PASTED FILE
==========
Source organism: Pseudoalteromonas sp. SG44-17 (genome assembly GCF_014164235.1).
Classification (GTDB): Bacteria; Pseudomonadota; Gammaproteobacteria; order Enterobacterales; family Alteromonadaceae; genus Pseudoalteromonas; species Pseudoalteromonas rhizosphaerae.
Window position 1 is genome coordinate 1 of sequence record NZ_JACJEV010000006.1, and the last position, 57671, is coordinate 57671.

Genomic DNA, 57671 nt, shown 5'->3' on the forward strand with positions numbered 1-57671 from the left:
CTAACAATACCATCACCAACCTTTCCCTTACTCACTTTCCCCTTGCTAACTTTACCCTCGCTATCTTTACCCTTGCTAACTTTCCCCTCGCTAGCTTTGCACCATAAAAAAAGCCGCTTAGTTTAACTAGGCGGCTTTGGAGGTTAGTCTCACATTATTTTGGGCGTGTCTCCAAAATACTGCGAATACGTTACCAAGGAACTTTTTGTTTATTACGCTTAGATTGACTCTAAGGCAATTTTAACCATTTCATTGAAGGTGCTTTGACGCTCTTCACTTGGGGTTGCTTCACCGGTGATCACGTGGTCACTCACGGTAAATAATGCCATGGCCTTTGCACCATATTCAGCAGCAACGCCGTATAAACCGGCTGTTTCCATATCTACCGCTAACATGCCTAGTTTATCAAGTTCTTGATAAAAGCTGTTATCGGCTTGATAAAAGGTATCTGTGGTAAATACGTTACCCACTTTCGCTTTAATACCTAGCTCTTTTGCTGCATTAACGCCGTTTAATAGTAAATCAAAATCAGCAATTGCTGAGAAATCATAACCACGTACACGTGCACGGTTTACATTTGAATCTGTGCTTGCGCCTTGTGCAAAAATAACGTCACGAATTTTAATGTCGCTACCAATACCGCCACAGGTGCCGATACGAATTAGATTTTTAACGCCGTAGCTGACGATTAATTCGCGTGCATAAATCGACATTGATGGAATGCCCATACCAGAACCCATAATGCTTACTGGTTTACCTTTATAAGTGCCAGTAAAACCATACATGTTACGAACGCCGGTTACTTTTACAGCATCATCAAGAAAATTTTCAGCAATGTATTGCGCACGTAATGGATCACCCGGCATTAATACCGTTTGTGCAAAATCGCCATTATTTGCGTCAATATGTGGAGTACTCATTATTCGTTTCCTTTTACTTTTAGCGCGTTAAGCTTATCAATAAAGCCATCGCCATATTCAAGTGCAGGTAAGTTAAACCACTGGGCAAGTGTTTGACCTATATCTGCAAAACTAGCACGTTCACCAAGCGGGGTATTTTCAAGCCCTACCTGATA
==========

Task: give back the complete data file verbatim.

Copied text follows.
Source organism: Pseudoalteromonas sp. SG44-17 (genome assembly GCF_014164235.1).
Classification (GTDB): Bacteria; Pseudomonadota; Gammaproteobacteria; order Enterobacterales; family Alteromonadaceae; genus Pseudoalteromonas; species Pseudoalteromonas rhizosphaerae.
Window position 1 is genome coordinate 1 of sequence record NZ_JACJEV010000006.1, and the last position, 57671, is coordinate 57671.

Genomic DNA, 57671 nt, shown 5'->3' on the forward strand with positions numbered 1-57671 from the left:
CTAACAATACCATCACCAACCTTTCCCTTACTCACTTTCCCCTTGCTAACTTTACCCTCGCTATCTTTACCCTTGCTAACTTTCCCCTCGCTAGCTTTGCACCATAAAAAAAGCCGCTTAGTTTAACTAGGCGGCTTTGGAGGTTAGTCTCACATTATTTTGGGCGTGTCTCCAAAATACTGCGAATACGTTACCAAGGAACTTTTTGTTTATTACGCTTAGATTGACTCTAAGGCAATTTTAACCATTTCATTGAAGGTGCTTTGACGCTCTTCACTTGGGGTTGCTTCACCGGTGATCACGTGGTCACTCACGGTAAATAATGCCATGGCCTTTGCACCATATTCAGCAGCAACGCCGTATAAACCGGCTGTTTCCATATCTACCGCTAACATGCCTAGTTTATCAAGTTCTTGATAAAAGCTGTTATCGGCTTGATAAAAGGTATCTGTGGTAAATACGTTACCCACTTTCGCTTTAATACCTAGCTCTTTTGCTGCATTAACGCCGTTTAATAGTAAATCAAAATCAGCAATTGCTGAGAAATCATAACCACGTACACGTGCACGGTTTACATTTGAATCTGTGCTTGCGCCTTGTGCAAAAATAACGTCACGAATTTTAATGTCGCTACCAATACCGCCACAGGTGCCGATACGAATTAGATTTTTAACGCCGTAGCTGACGATTAATTCGCGTGCATAAATCGACATTGATGGAATGCCCATACCAGAACCCATAATGCTTACTGGTTTACCTTTATAAGTGCCAGTAAAACCATACATGTTACGAACGCCGGTTACTTTTACAGCATCATCAAGAAAATTTTCAGCAATGTATTGCGCACGTAATGGATCACCCGGCATTAATACCGTTTGTGCAAAATCGCCATTATTTGCGTCAATATGTGGAGTACTCATTATTCGTTTCCTTTTACTTTTAGCGCGTTAAGCTTATCAATAAAGCCATCGCCATATTCAAGTGCAGGTAAGTTAAACCACTGGGCAAGTGTTTGACCTATATCTGCAAAACTAGCACGTTCACCAAGCGGGGTATTTTCAAGCCCTACCTGATA